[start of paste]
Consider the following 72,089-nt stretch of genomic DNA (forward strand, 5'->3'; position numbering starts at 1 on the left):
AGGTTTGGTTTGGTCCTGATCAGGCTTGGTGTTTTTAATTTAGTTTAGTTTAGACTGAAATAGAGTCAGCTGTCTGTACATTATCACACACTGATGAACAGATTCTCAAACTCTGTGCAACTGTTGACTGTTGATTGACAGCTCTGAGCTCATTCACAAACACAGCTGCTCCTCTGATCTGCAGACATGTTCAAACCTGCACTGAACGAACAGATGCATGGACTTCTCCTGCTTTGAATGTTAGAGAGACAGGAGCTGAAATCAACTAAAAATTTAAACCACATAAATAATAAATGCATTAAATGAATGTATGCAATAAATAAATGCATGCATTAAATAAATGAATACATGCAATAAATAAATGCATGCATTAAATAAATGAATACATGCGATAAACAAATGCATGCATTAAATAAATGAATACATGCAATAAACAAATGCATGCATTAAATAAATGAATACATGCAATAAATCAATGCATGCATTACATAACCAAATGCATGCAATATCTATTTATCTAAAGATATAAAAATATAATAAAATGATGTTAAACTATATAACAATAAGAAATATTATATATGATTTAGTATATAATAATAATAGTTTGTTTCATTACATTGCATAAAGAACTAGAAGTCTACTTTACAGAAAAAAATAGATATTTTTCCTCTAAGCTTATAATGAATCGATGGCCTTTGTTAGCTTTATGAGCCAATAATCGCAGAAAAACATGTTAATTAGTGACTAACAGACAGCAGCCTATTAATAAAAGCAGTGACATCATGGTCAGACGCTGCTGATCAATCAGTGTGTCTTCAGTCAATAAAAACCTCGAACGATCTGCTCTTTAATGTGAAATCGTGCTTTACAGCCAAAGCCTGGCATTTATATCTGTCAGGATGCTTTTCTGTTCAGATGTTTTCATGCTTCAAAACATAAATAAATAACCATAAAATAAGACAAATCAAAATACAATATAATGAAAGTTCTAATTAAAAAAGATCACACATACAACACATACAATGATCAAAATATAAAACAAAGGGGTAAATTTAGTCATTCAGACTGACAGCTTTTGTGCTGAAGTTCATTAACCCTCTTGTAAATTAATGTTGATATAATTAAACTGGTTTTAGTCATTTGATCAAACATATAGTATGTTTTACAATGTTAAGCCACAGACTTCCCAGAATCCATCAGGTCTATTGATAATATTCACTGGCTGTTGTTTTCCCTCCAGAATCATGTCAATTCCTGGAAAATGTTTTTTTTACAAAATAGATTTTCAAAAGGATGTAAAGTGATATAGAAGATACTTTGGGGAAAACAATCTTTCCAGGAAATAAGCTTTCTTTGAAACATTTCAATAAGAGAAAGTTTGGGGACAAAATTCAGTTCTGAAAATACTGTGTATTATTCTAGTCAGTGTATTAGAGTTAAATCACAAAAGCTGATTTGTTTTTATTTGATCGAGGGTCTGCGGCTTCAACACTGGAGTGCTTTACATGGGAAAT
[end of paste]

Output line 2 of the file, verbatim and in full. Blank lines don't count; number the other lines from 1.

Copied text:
AGGTTTGGTTTGGTCCTGATCAGGCTTGGTGTTTTTAATTTAGTTTAGTTTAGACTGAAATAGAGTCAGCTGTCTGTACATTATCACACACTGATGAACAGATTCTCAAACTCTGTGCAACTGTTGACTGTTGATTGACAGCTCTGAGCTCATTCACAAACACAGCTGCTCCTCTGATCTGCAGACATGTTCAAACCTGCACTGAACGAACAGATGCATGGACTTCTCCTGCTTTGAATGTTAGAGAGACAGGAGCTGAAATCAACTAAAAATTTAAACCACATAAATAATAAATGCATTAAATGAATGTATGCAATAAATAAATGCATGCATTAAATAAATGAATACATGCAATAAATAAATGCATGCATTAAATAAATGAATACATGCGATAAACAAATGCATGCATTAAATAAATGAATACATGCAATAAACAAATGCATGCATTAAATAAATGAATACATGCAATAAATCAATGCATGCATTACATAACCAAATGCATGCAATATCTATTTATCTAAAGATATAAAAATATAATAAAATGATGTTAAACTATATAACAATAAGAAATATTATATATGATTTAGTATATAATAATAATAGTTTGTTTCATTACATTGCATAAAGAACTAGAAGTCTACTTTACAGAAAAAAATAGATATTTTTCCTCTAAGCTTATAATGAATCGATGGCCTTTGTTAGCTTTATGAGCCAATAATCGCAGAAAAACATGTTAATTAGTGACTAACAGACAGCAGCCTATTAATAAAAGCAGTGACATCATGGTCAGACGCTGCTGATCAATCAGTGTGTCTTCAGTCAATAAAAACCTCGAACGATCTGCTCTTTAATGTGAAATCGTGCTTTACAGCCAAAGCCTGGCATTTATATCTGTCAGGATGCTTTTCTGTTCAGATGTTTTCATGCTTCAAAACATAAATAAATAACCATAAAATAAGACAAATCAAAATACAATATAATGAAAGTTCTAATTAAAAAAGATCACACATACAACACATACAATGATCAAAATATAAAACAAAGGGGTAAATTTAGTCATTCAGACTGACAGCTTTTGTGCTGAAGTTCATTAACCCTCTTGTAAATTAATGTTGATATAATTAAACTGGTTTTAGTCATTTGATCAAACATATAGTATGTTTTACAATGTTAAGCCACAGACTTCCCAGAATCCATCAGGTCTATTGATAATATTCACTGGCTGTTGTTTTCCCTCCAGAATCATGTCAATTCCTGGAAAATGTTTTTTTTACAAAATAGATTTTCAAAAGGATGTAAAGTGATATAGAAGATACTTTGGGGAAAACAATCTTTCCAGGAAATAAGCTTTCTTTGAAACATTTCAATAAGAGAAAGTTTGGGGACAAAATTCAGTTCTGAAAATACTGTGTATTATTCTAGTCAGTGTATTAGAGTTAAATCACAAAAGCTGATTTGTTTTTATTTGATCGAGGGTCTGCGGCTTCAACACTGGAGTGCTTTACATGGGAAAT